Tuesday, August 12, 2008
My old Pennsylvania stomping ground is in the news today, but not in a good sort of way. In this report about the working poor, the Lehigh Valley tops the list of metro areas with the biggest increases in low-income workers.
The number of low-income workers living in poor neighborhoods rose in 34 of 58 metro areas, mostly in the Northeast and Midwest, a study released Tuesday finds.Cue the Billy Joel song...
The economy played the largest role in concentrating poor workers in poor communities, a report by the Brookings Institution suggests.
"The people living in these communities are already at the margins," says Alan Berube, co-author of the report. "When things are booming, they get swept up in the growth, and when there's a downturn, they are the first to get affected."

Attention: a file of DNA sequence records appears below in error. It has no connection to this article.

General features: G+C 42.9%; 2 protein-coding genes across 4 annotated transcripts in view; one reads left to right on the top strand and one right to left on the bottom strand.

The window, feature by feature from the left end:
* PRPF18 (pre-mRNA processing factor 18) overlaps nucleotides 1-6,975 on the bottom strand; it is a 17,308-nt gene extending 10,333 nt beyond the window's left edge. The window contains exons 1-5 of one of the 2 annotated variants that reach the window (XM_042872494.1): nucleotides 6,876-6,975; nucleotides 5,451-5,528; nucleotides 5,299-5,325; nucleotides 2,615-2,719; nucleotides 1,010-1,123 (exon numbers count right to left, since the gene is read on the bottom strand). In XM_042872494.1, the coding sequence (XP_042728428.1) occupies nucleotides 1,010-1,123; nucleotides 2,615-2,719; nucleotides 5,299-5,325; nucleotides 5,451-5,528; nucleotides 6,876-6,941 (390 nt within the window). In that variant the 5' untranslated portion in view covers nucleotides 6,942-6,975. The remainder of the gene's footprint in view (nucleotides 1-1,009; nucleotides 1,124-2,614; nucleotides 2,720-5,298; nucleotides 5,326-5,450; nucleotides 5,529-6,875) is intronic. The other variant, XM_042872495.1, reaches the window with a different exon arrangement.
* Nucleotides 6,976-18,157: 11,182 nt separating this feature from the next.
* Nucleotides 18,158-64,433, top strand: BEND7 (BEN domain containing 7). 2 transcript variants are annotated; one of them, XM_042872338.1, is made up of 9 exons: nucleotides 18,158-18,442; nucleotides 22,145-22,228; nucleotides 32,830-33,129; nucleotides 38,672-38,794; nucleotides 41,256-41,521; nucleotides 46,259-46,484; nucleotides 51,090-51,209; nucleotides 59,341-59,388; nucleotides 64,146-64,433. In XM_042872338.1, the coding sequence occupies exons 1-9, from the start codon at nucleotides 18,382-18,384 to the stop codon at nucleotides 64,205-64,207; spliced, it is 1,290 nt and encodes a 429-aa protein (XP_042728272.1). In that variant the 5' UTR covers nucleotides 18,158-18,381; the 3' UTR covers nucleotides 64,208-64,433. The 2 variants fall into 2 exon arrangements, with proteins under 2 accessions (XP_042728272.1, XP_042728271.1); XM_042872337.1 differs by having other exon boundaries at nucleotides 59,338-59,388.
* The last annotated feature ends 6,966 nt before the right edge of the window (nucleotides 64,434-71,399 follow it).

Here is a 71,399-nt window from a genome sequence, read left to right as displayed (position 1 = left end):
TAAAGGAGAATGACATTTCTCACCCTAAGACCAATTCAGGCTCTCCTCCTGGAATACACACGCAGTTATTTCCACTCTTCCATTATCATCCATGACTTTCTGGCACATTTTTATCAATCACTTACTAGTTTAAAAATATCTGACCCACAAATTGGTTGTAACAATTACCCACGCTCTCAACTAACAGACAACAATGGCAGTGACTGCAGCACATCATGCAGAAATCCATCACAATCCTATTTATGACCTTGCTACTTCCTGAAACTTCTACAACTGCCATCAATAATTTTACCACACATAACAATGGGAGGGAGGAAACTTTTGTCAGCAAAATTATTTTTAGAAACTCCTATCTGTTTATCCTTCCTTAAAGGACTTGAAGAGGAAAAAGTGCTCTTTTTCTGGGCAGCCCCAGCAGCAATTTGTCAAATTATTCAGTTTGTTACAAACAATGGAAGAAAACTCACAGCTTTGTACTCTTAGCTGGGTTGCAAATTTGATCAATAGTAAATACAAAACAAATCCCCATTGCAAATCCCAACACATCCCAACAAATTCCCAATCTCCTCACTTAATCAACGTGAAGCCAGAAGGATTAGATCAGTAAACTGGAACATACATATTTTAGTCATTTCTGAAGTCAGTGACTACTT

In Allentown, the percentage of low-income workers in poor communities jumped from 1.4% in 1999 to 19.6% in 2005, the highest of the metro areas in the study.
The figure coincides with an increase in the number of people living in poverty in Allentown, which rose from 18.5% in 2000 to 25% in 2005, says Ira Faro, development director for the Lehigh County Conference of Churches. He says as the area continues to lose manufacturing jobs, "More people with full or part-time jobs are having a harder time making ends meet."